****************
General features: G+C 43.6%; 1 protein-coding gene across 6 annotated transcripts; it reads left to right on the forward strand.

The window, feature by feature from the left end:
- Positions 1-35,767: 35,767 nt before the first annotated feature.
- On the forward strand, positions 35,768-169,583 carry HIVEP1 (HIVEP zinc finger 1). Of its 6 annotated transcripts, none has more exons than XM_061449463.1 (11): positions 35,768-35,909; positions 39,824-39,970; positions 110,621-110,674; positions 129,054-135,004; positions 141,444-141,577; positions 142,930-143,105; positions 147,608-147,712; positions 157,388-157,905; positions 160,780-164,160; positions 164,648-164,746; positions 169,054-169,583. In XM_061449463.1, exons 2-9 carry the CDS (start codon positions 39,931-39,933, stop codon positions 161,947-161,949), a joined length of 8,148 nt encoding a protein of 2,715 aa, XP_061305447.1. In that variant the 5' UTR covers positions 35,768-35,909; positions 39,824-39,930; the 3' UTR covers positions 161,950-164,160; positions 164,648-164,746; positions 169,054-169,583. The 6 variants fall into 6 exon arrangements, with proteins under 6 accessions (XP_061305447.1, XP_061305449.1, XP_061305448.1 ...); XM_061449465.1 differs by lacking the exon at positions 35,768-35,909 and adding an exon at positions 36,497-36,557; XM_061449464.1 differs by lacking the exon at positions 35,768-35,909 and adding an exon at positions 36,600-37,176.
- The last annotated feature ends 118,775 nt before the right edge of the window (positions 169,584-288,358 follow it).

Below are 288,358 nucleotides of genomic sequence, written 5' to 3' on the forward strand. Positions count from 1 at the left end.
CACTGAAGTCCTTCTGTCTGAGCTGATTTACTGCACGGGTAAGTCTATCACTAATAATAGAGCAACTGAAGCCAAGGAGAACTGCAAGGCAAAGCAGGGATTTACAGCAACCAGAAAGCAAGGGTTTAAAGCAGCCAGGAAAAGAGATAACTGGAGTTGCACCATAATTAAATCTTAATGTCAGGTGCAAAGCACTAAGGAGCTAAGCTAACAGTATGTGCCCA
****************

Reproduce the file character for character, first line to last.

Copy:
General features: G+C 43.6%; 1 protein-coding gene across 6 annotated transcripts; it reads left to right on the forward strand.

The window, feature by feature from the left end:
- Positions 1-35,767: 35,767 nt before the first annotated feature.
- On the forward strand, positions 35,768-169,583 carry HIVEP1 (HIVEP zinc finger 1). Of its 6 annotated transcripts, none has more exons than XM_061449463.1 (11): positions 35,768-35,909; positions 39,824-39,970; positions 110,621-110,674; positions 129,054-135,004; positions 141,444-141,577; positions 142,930-143,105; positions 147,608-147,712; positions 157,388-157,905; positions 160,780-164,160; positions 164,648-164,746; positions 169,054-169,583. In XM_061449463.1, exons 2-9 carry the CDS (start codon positions 39,931-39,933, stop codon positions 161,947-161,949), a joined length of 8,148 nt encoding a protein of 2,715 aa, XP_061305447.1. In that variant the 5' UTR covers positions 35,768-35,909; positions 39,824-39,930; the 3' UTR covers positions 161,950-164,160; positions 164,648-164,746; positions 169,054-169,583. The 6 variants fall into 6 exon arrangements, with proteins under 6 accessions (XP_061305447.1, XP_061305449.1, XP_061305448.1 ...); XM_061449465.1 differs by lacking the exon at positions 35,768-35,909 and adding an exon at positions 36,497-36,557; XM_061449464.1 differs by lacking the exon at positions 35,768-35,909 and adding an exon at positions 36,600-37,176.
- The last annotated feature ends 118,775 nt before the right edge of the window (positions 169,584-288,358 follow it).

Below are 288,358 nucleotides of genomic sequence, written 5' to 3' on the forward strand. Positions count from 1 at the left end.
CACTGAAGTCCTTCTGTCTGAGCTGATTTACTGCACGGGTAAGTCTATCACTAATAATAGAGCAACTGAAGCCAAGGAGAACTGCAAGGCAAAGCAGGGATTTACAGCAACCAGAAAGCAAGGGTTTAAAGCAGCCAGGAAAAGAGATAACTGGAGTTGCACCATAATTAAATCTTAATGTCAGGTGCAAAGCACTAAGGAGCTAAGCTAACAGTATGTGCCCA